An unlikely friendship between two iconic stars. More »
The ’80s icon is remembered for hits like “You Spin Me Round (Like A Record)” and “Brand New Lover.” More »
Obviously, we need to talk about the new song that takes over the top of Billboard‘s Hot 100, and the mind-blowing record it sets.
But before we do that, let’s talk about Hilary Swank.
I find Swank’s movie career totally incomprehensible: She either wins Oscars, or she tanks. Not even Meryl Streep has won two Best Actress statues, yet in under a decade Swank has gone to that podium twice, like some kind of modern-day Katharine Hepburn. You’d think that would make her one of Hollywood’s biggest stars, or at least its most respected. Sure, she wins roles in some blockbuster-type stuff (The Core) or prestige-like stuff (The Black Dahlia), but these movies are invariably flops. Swank’s successes seem to have had no impact on her career, or the way she’s regarded by the general public. She’s some kind of metaphor for the in-and-out nature of post-millennial fame.
All this leaps to my mind when I consider Flo Rida, the rapper who reaches No. 1 on the Hot 100 for the second time, with the kind of sales total that you’d think would make Lil Wayne, Kanye West or Jay-Z bow respectfully.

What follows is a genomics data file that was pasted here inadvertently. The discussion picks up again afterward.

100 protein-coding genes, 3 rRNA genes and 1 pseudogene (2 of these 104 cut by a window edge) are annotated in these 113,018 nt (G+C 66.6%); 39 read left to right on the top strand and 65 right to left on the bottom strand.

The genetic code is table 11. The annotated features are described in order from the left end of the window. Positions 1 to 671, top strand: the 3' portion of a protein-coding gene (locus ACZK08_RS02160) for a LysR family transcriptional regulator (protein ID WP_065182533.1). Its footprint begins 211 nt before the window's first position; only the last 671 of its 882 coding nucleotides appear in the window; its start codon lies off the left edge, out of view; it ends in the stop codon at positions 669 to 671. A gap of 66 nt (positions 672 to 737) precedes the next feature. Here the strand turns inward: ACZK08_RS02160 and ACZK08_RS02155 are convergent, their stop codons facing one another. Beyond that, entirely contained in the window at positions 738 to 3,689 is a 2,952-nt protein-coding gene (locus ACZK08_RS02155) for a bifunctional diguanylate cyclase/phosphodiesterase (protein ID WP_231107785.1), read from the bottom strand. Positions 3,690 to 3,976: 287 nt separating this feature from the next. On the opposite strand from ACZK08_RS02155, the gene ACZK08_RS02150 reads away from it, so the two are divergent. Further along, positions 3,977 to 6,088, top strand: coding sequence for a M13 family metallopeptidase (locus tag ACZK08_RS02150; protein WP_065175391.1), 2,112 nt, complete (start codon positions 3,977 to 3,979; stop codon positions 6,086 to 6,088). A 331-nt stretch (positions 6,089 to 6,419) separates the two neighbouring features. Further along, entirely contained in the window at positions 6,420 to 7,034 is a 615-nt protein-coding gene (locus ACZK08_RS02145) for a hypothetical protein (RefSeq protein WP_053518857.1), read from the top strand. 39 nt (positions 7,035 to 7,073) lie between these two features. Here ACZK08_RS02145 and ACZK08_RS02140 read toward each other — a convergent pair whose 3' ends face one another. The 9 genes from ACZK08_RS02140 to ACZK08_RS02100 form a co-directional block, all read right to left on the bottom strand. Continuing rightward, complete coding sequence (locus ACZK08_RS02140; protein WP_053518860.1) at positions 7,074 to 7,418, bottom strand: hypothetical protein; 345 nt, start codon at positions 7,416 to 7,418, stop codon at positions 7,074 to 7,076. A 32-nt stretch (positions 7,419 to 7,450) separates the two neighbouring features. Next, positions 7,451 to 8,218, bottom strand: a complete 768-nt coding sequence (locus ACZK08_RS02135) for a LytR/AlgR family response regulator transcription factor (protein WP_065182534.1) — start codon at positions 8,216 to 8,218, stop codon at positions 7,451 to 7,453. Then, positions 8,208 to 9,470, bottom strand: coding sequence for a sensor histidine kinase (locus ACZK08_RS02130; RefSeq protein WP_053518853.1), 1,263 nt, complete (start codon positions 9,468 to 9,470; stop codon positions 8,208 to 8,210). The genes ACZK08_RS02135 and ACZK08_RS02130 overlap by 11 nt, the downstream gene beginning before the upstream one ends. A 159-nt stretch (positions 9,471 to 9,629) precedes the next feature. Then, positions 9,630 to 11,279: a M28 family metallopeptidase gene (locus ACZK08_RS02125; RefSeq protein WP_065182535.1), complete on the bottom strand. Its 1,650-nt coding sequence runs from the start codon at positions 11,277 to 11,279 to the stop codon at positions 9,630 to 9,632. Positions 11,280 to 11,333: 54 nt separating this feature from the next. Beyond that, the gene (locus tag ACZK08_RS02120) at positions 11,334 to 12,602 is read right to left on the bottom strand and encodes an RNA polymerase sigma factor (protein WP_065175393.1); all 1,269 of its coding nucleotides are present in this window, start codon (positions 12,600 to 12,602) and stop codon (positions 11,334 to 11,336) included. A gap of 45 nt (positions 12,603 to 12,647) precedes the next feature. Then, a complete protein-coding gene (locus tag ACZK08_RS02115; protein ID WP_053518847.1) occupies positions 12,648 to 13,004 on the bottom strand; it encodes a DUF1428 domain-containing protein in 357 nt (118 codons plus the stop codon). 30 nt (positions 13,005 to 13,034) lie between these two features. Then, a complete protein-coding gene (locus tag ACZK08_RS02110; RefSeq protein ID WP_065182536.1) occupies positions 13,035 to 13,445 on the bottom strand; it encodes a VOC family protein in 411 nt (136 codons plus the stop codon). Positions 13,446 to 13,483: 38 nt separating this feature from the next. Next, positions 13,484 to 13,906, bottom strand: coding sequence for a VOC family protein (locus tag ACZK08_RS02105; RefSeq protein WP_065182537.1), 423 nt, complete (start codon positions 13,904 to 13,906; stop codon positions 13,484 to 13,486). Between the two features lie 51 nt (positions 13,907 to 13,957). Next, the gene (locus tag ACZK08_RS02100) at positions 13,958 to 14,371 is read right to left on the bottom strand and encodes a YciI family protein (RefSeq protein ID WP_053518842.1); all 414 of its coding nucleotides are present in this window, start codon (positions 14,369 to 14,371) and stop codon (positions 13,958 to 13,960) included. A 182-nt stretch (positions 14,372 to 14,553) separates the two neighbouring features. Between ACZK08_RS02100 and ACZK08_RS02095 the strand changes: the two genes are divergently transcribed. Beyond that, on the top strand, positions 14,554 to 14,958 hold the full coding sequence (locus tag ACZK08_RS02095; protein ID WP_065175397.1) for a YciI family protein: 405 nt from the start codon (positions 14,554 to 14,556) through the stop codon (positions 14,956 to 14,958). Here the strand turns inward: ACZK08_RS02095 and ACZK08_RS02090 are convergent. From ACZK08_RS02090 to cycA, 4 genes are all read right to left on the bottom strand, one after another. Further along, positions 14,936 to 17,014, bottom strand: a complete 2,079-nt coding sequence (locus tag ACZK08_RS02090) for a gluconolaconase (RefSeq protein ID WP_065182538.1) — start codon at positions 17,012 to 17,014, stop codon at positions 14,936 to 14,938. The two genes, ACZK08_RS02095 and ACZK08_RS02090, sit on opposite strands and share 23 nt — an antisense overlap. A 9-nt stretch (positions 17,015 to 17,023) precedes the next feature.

But if I were them, I wouldn’t. Because after all, who is this clown? How did Flo Rida become the Hilary Swank of pop music?
Eminem’s “Crack A Bottle” sold 418,000 downloads in its first week at digital-music stores, setting a record for first-week download sales and propelling itself to No. 1 on this week’s Hot 100. That total is also third on the all-time list of single-week sales, behind Lady Ga Ga’s “Just Dance” (which moved 419,000 copies for the Jan. 10 chart week) and Flo Rida‘s “Low” (which sold 467,000 copies the week of Jan. 12, 2008). Those are nice numbers for the long-absent Slim Shady, sure, but if the current iTunes Store top 10 is a bellwether, his record could be short-lived—thanks to the combined power of Flo Rida, Dr. Luke, oral sex, and Pete Burns.
“I just wish it was 1987 again, and Pete was still signed to a major and making great pop records. All this reality TV shit has killed a part of him. He was one of pop’s greatest mysteries at one time, now he’s on the internet getting rimmed… More »